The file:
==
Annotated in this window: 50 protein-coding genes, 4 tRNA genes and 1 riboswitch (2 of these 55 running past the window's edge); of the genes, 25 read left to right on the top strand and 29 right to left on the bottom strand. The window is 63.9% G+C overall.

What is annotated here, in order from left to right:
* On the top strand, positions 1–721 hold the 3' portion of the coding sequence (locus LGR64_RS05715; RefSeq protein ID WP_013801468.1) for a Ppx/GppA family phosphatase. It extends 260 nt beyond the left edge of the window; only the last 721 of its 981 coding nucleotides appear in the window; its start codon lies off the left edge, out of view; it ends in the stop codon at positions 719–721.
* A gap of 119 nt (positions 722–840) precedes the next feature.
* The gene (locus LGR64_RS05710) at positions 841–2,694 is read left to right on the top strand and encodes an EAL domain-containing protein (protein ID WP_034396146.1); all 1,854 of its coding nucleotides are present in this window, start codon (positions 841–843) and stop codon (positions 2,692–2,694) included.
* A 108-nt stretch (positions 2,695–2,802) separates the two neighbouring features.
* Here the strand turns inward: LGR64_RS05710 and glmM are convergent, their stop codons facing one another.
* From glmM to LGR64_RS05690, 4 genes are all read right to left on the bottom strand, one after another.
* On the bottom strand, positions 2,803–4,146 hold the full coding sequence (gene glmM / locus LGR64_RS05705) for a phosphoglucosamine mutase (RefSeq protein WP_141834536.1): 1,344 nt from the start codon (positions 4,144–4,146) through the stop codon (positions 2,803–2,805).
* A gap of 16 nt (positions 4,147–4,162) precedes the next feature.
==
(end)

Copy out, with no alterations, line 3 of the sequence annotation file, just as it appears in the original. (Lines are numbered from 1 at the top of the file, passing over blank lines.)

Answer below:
* On the top strand, positions 1–721 hold the 3' portion of the coding sequence (locus LGR64_RS05715; RefSeq protein ID WP_013801468.1) for a Ppx/GppA family phosphatase. It extends 260 nt beyond the left edge of the window; only the last 721 of its 981 coding nucleotides appear in the window; its start codon lies off the left edge, out of view; it ends in the stop codon at positions 719–721.